POLITICS

Taxpayers spend billions on empty federal buildings while government idles

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Politics,Beltway Confidential,Michal Conger

Thousands of federal buildings sit empty across the country, costing taxpayers $1.6 billion every year in maintenance, but the government agency that oversees them doesn’t even have a timeline for putting the buildings to good use.

An arduous process tangled with bureaucratic rules slows the sale and transfer of unused buildings, according to David Wise, physical infrastructure director for the Government Accountability Office.

He told the House Subcommittee on Government Operations that various agencies have different rules for unused property, and without a time frame to force expediency, the process routinely takes years.

The federal government owns or leases about 400,000 buildings, almost 100,000 of which are vacant or underused. One of those is a warehouse in D.C.’s Capitol Riverfront neighborhood, where the subcommittee held this morning’s hearing as an example of mismanagement. The 32,000 square foot warehouse costs $70,000 every year in upkeep and has been unused since 2009.

“I think everyone in this room can agree that this is an egregious example of taxpayer waste that must be rectified,” said Rep. Gerald Connolly, D-Va.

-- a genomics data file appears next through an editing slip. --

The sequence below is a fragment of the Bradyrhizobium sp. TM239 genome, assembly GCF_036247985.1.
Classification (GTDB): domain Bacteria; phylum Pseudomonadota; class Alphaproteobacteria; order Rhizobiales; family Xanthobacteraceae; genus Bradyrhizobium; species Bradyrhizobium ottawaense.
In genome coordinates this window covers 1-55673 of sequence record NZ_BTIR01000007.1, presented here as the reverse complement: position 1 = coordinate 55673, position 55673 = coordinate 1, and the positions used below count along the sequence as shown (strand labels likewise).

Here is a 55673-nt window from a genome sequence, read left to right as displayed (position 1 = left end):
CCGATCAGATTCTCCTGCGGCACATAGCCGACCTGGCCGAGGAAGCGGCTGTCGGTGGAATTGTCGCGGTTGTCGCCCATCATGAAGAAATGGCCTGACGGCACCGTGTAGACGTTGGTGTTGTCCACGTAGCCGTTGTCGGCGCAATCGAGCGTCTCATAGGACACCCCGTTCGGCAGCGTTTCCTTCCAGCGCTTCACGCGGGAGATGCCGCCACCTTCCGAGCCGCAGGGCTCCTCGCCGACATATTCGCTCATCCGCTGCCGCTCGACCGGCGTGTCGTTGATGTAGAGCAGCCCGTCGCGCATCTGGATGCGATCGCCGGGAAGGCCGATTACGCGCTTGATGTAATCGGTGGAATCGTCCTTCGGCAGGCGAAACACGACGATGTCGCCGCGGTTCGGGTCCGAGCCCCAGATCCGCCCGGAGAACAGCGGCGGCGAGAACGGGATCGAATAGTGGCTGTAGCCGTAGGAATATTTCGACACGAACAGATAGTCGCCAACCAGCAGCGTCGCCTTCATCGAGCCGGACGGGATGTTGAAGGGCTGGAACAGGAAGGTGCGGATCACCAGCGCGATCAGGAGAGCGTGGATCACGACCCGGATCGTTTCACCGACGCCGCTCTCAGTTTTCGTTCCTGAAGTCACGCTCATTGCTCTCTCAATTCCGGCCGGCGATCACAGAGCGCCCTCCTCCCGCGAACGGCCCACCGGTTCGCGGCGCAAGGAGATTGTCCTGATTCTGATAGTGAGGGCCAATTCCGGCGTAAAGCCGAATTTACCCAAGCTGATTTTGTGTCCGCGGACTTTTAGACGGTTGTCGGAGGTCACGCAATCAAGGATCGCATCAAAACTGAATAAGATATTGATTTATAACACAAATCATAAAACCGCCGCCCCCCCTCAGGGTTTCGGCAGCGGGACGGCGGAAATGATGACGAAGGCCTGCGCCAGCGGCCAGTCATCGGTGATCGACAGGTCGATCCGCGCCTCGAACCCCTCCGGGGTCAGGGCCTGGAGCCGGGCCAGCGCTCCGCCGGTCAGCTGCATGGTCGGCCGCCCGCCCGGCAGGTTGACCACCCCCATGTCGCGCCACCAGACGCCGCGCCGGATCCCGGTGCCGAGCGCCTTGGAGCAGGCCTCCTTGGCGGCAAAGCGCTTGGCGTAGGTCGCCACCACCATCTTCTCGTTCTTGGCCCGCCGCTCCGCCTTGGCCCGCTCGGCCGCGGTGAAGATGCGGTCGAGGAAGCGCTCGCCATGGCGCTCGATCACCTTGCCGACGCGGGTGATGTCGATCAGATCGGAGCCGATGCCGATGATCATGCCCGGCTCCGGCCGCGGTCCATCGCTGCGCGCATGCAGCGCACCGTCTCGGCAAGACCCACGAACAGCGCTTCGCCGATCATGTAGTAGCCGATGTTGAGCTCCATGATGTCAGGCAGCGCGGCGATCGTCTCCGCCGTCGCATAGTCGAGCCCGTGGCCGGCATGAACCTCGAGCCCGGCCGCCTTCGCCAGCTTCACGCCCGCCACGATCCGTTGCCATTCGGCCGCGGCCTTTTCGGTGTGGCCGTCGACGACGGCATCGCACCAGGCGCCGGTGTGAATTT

GSA’s first step in disposing of empty buildings is an unhurried process of farming them out to government agencies before accepting proposals from the public. In the case of the warehouse, GSA has spent years evaluating possible uses. After spending $400,000 to determine it was unsuitable for the U.S. Court of Appeals for Veterans Affairs, GSA told the committee is has “begun” the process of selling it.

Meanwhile, neighborhood residents have come forward with several proposals for the space, including a restaurant, culinary school and market plan called Half Street Market. But the proposal hasn’t gotten very far because GSA hasn’t even listed the building as excess property.

GSA’s lack of transparency, its “inside game” of giving priority to other agencies before the public, and its lack of a fixed timeline for disposal are all serious problems with its management, said Eleanor Holmes Norton, delegate for Washington, D.C.

Another long-standing issue that leaves buildings sitting empty is that agencies are supposed to keep an inventory of each building’s condition and use, but those inventories are rife with inconsistency. A 2012 GAO study found the federal real property profile didn’t match up with the actual condition of buildings at 23 of 26 sites GAO visited.

Those problems were the focus of a February hearing by the subcommittee.

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